Apologies to my loyal readers, friends and family for being out of touch, off line, disconnected. Estranged from everyone, I shut down, closed off my heart and buried hope.
When you suffer from chronic illness, you exist in a parallel universe of pain. A pain that is magnified when so misunderstood by the medical community like in chronic fatigue syndrome, fibromyalgia, environmental illness, Lyme disease and other conditions that are hard to diagnose and even harder to treat.
Awaiting answers we muddle along until flare ups knock us out again and again.
The earth tilts under my feet. My eyes roll back in my head. Shooting pains fire off like missiles in my muscles. Ants crawl under my skin. My stomach cramps. My joints throb. My throat aches. My lungs burn. My vision blurs. My head pounds.
My brain, an overinflated balloon, presses against my skull, like it will burst.
An old athlete, I can cope with physical pain, but enduring the tricks of my mind becomes unbearable. I forget what I just said. Phone numbers, street addresses, friends’ names elude me.
As bad bugs hijack my brain, I stare ahead like a deer in headlights unable to process thoughts. My tongue twists on the phrases that spew out sometimes in French, sometimes English. I repeat myself like a silly parrot, jumbling sentences, confusing words.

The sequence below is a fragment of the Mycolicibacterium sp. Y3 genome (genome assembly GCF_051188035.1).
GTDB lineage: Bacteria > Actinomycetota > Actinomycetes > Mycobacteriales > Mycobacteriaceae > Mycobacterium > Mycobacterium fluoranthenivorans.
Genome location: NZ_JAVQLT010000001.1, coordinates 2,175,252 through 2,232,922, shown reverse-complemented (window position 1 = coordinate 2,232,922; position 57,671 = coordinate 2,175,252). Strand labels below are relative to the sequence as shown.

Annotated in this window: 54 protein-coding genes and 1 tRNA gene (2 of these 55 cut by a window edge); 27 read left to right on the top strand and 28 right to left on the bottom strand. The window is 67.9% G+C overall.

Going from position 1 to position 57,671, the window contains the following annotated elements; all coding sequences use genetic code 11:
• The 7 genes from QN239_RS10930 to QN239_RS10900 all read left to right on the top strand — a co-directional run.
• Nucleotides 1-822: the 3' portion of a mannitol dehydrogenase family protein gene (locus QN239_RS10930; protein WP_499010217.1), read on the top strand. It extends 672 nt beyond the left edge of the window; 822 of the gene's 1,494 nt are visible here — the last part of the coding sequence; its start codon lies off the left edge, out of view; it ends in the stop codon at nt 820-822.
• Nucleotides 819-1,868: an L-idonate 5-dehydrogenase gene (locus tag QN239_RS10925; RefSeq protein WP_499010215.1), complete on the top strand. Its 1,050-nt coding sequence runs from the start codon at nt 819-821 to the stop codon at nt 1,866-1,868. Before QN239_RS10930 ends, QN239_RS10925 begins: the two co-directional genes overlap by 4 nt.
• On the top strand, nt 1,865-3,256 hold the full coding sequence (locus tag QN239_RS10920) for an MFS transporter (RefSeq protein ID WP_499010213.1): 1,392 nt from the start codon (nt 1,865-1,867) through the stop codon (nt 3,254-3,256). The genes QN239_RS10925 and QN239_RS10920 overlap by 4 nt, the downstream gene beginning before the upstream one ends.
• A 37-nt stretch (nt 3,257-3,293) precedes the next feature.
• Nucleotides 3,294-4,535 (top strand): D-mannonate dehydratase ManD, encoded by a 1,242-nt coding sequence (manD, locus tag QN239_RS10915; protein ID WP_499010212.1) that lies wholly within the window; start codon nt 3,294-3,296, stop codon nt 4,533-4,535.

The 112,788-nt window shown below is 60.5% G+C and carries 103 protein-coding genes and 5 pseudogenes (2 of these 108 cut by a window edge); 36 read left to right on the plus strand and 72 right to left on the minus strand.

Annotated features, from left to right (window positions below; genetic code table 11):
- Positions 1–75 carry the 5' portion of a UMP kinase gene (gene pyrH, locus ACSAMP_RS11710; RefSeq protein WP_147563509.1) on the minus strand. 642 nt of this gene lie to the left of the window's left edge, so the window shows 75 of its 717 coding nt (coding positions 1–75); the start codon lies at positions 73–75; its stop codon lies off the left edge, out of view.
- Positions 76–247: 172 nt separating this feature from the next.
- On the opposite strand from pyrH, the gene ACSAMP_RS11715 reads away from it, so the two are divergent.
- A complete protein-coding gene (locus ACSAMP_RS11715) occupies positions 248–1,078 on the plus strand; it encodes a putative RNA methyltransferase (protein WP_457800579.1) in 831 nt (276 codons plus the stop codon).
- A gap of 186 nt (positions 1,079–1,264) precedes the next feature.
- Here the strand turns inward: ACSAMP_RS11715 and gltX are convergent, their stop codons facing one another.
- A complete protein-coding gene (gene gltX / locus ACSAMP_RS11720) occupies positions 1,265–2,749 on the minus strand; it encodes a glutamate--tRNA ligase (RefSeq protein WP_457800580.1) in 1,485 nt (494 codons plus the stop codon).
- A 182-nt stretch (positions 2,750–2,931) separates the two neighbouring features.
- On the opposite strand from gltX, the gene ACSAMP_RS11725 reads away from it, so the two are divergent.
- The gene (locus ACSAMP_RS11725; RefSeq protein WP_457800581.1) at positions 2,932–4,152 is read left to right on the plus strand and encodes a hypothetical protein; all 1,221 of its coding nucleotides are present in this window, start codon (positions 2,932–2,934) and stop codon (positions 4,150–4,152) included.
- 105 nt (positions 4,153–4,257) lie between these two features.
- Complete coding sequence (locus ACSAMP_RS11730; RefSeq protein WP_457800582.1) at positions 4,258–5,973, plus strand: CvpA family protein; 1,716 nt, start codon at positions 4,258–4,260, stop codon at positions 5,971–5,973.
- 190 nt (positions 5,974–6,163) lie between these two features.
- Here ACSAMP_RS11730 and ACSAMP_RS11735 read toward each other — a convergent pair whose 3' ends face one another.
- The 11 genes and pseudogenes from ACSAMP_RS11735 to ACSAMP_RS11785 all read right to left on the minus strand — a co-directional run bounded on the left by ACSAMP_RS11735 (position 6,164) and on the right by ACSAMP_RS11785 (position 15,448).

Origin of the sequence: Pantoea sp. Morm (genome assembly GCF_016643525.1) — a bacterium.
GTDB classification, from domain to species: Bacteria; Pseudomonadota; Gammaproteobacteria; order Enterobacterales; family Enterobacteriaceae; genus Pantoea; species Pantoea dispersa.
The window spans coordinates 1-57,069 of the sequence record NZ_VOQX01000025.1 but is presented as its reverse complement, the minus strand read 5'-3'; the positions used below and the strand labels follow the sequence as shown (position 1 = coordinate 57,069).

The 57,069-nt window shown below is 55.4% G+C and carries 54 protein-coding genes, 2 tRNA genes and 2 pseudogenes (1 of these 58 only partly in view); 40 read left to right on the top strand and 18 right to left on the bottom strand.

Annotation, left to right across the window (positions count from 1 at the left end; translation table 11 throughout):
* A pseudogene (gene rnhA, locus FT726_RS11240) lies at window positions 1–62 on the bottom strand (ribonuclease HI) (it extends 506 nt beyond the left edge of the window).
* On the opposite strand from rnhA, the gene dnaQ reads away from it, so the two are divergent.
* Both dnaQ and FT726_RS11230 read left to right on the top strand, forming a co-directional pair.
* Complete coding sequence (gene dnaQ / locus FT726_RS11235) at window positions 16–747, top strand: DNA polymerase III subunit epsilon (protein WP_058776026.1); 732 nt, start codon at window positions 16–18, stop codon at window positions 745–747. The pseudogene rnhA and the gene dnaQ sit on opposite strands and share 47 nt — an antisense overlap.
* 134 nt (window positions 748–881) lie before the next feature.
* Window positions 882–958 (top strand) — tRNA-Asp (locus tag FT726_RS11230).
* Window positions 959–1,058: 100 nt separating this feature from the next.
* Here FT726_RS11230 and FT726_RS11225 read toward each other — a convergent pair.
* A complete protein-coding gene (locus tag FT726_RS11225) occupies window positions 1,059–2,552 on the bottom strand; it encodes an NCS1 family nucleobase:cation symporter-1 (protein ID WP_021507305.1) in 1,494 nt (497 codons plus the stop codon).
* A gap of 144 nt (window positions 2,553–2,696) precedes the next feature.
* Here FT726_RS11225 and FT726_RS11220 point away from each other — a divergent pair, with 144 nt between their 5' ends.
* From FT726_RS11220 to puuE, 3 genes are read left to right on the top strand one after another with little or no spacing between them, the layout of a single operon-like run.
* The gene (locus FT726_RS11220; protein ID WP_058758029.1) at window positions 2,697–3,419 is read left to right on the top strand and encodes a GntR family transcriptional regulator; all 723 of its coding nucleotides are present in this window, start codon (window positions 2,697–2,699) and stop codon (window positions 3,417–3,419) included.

Trapped in bed, the walls close in. I reach for my survival kit — a Kindle, laptop, notebook, cell phone, water bottle. I calm my racing heart by counting blessings — family to cherish, food on the table, roof overhead.
Like a human guinea pig, I sign on for another drug trial, relying on an equally desperate Facebook group of strangers, who battle the same misunderstood multi-system inflammatory disease.
When I can muster enough energy to go out, friends will say, « You don’t look sick, » and assume I am cured. All the while the invisible body snatchers eat away at my cells turning my brain to spaghetti, my muscles to mush.
On my worst days I enter the twilight zone of semi-consciousness suspended between life and death.
Don’t let me give up.
Hang on. Another second. Another minute. Another hour. A day. A week. A month. A year. A decade. A lifetime.
Trapped in a body that doesn’t work right, I know I am not alone. Millions suffer from invisible diseases. Do not forsake us. We are doing the best we can. When we say we are too tired/sick/weak to go out, prepare dinner, entertain guests, we are not making up excuses. We aren’t malingers; we are champions battling invisible enemies.
- Commiserate with us.
- Let us repeat the same broken record of despair. Then repeat the same pep talk you gave last time.
- During flare ups, we lose perspective. Remind us of happier times when we were able to participate.
- Make dinner. We won’t be hungry, but coax us to the table.
- Send emails, text messages or make calls. Voices uplift.
- Hold us while we cry.
We are a society of doers until we are sidelined by injury or illness. Then we feel worthless, like dead weight, like burdens.
Remind us always of how much we are loved. And how maybe, just maybe, we inspire you to endure tough times because you look at us and know how hard we are trying.
Real warriors keep fighting.
Day by day.
Minute by minute.
Word by word.
I am back writing and I missed you.